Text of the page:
Orthodoxy in the World: Key Practices (C)

This is the 14th blog in this introductory series to the Orthodox Faith.  The First blog is Orthodoxy in the World & Light to the World.   The previous blog is Orthodoxy in the World:  Key Practices (B).

In worship we also encounter beauty, which as Orthodox Christian Fyodor Dostoyevsky wrote, will save the world.   Beauty saves the world because it overcomes humanity’s tendency to rely on its own rationality and reason.  Beauty speaks to humanity of  a different logic which exists in the universe which is quite beyond human understanding.   Everything in creation is not just practical and utilitarian.    Beauty speaks of mystery, and the person who experiences beauty is the person capable of also realizing this non-human, non-rational view of the universe.   Beauty and mystery speak to us of God.

            To help overcome the human reliance on their own intelligence and rationality (in effect to acknowledge the existence of reason and being greater than humanity), scripture (God’s Word) and tradition are given to humanity.  Those who accept these guiding forces in the world constitute the Church.     Tradition thus becomes an important means for humans to escape the trap and limits of their own time and place by offering a “timeless” wisdom and understanding which has come down to us through time but which are not limited by the contemporary or the “now.” 

            For contemporary people whose lives are governed by the newest and latest discovery or idea, and who live by a creed of pragmatism and individualism (in other words, whose lives are totally governed by Enlightenment ideals), it might be hard to understand why anyone would be concerned about any kind of tradition.    One can gain some glimpse of how powerful tradition can be in people’s lives (for good or ill) by watching  the movie, THE FIDDLER ON THE ROOF, or the Israeli movie, USHPIZIN.  For indeed in Orthodoxy there is a tendency to want to allow tradition to guide all things in the life of the Church.   Tradition can serve as a liberating release from the imprisonment to self and one’s own logic which can be created by extreme individualism and enslaving oneself to contemporary culture.

            In the modern world, the Orthodox  struggle greatly with the ideals of the Enlightenment and its focus on the individual human.   Orthodoxy certainly suspects the over emphasis on individualism in modern Western life leads to further human separation, isolation and alienation, all aspects of the fallen world, and all in opposition to the ideal of love.     Extreme individualism is seen as being related to the death of the human who is by nature a relational being.     Dostoyevsky’s story “The Onion” is an example of an extremely self-centered woman who not wanting others to be saved chooses to stay in hell rather than allow her salvation to also be the salvation of others.  For Orthodoxy, individualism is often seen as the very cause of Eve and Adam’s sin.   Individualism, when combined with the human’s reliance on their own rationality, is seen as the cause of so much of the world’s suffering.   The Orthodox worldview assumes there is a good and right, and also an evil and wrong way of doing things.   Love is what makes the good.  We are created to be relational beings, not isolated individuals.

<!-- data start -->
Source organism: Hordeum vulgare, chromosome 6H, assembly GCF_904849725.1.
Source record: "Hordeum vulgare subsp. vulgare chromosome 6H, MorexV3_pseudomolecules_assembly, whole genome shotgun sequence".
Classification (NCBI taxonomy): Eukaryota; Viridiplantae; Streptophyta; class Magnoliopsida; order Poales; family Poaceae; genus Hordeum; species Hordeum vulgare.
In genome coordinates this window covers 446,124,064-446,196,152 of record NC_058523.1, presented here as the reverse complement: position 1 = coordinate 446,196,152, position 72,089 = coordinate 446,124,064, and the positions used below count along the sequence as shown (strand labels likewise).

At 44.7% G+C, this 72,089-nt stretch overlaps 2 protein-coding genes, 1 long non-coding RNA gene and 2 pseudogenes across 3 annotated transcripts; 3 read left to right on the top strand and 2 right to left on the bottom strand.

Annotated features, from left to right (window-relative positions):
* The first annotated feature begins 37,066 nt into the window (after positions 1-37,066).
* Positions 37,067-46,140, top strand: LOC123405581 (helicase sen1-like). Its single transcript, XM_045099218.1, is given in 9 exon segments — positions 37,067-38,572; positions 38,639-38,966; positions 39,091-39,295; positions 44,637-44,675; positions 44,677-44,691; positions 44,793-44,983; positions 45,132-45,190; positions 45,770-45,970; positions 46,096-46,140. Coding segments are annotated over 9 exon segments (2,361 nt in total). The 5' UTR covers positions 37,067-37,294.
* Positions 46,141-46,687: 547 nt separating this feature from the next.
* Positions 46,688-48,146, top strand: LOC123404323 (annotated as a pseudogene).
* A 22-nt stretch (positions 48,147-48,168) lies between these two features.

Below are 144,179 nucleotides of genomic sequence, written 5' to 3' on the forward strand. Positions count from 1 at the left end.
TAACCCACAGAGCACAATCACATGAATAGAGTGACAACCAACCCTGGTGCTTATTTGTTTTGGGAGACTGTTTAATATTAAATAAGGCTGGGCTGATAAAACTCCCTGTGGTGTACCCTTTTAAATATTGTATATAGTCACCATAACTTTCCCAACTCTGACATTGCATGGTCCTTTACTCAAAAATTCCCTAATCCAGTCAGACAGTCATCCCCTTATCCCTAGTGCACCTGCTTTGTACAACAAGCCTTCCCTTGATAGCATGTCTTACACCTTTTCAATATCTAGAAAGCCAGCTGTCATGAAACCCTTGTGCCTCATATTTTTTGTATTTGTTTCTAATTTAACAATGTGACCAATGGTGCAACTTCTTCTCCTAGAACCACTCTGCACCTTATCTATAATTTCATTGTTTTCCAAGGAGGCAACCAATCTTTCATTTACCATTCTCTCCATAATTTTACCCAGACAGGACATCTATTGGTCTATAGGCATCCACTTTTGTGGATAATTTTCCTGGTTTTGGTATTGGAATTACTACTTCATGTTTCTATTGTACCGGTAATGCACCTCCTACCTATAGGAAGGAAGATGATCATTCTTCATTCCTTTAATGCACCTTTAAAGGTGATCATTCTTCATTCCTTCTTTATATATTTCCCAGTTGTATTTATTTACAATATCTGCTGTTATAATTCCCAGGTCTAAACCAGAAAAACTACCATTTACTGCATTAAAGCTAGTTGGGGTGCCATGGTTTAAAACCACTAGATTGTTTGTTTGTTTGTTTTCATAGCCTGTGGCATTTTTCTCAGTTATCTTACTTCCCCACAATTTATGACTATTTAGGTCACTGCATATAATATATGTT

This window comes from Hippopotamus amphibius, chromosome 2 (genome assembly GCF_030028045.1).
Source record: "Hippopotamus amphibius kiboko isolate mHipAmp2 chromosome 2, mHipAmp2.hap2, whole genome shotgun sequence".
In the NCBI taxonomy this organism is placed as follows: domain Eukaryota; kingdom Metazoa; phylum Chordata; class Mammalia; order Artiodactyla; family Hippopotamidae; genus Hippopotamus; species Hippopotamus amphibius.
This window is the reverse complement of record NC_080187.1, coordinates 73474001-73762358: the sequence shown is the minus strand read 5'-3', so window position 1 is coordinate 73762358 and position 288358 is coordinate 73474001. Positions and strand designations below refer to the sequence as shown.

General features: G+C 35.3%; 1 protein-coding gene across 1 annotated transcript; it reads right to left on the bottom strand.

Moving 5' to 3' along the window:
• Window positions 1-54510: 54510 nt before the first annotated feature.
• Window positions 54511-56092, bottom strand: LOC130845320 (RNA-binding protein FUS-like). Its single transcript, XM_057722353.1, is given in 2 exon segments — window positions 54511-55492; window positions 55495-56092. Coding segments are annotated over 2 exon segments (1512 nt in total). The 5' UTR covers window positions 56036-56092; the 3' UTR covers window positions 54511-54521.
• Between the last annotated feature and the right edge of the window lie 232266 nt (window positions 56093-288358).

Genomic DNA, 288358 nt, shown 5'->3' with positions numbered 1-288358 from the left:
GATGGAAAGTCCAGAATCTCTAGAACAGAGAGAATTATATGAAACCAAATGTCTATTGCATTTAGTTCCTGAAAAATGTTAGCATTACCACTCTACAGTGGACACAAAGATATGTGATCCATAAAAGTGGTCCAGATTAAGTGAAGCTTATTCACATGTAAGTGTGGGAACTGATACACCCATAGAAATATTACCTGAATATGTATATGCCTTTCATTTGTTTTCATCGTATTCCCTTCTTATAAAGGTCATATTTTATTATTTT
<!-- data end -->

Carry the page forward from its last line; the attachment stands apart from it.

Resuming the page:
In the same way that the sin of Adam and Eve affected all of humanity, so too the salvation in Christ is done for all the world.  There is no salvation which is purely individualistic; we are saved in communion with Christ and as part of the world which God so loves and transfigures in Christ.  Salvation does not consist in escaping this world and other people, but in being part of the world which is transfigured by Christ.

Next:  Orthodoxy in the World:  Liturgical Worship

7 thoughts on “Orthodoxy in the World: Key Practices (C)

  1. Pingback: Orthodoxy in the World: Key Practices (B) | Fr. Ted’s Blog

  2. In the modern (ie post-Enlightenment) world we are often faced with a choice of individualism on the one hand, or collectivism on the other. But many Orthodox writers have pointed out that a person is not the same as an individual, and a community is not the same as a collective. So Orthodoxy is communitarian rather than individualist or collectivist. It’s expressed in an African proverb: “a person is a person because of people” (Zulu umuntu ungumuntu ngabantu).

    I remember a few years ago there was a huge debate on the ‘net about another African proverb: “It takes a village to raise a child.” All sorts of ernest moderns rejected this concept, and some expressed the view that it was utterly evil. But you see it in Orthodox Churches. I’ve seen babushkas going to teenagers who were in line for communion with their hands in their pockets going up to them and pulling their hands out — and those weren’t their children!

  3. Cindy C

    Maybe beauty is also God’s way of giving us a glimpse of what we will behold in heaven and to encourage us to “hang in there”. It will be worth the wait.

  4. Pingback: Orthodoxy in the World: Liturgical Worship | Fr. Ted’s Blog

  5. Pingback: Week in Review: 09.17.10 | Near Emmaus

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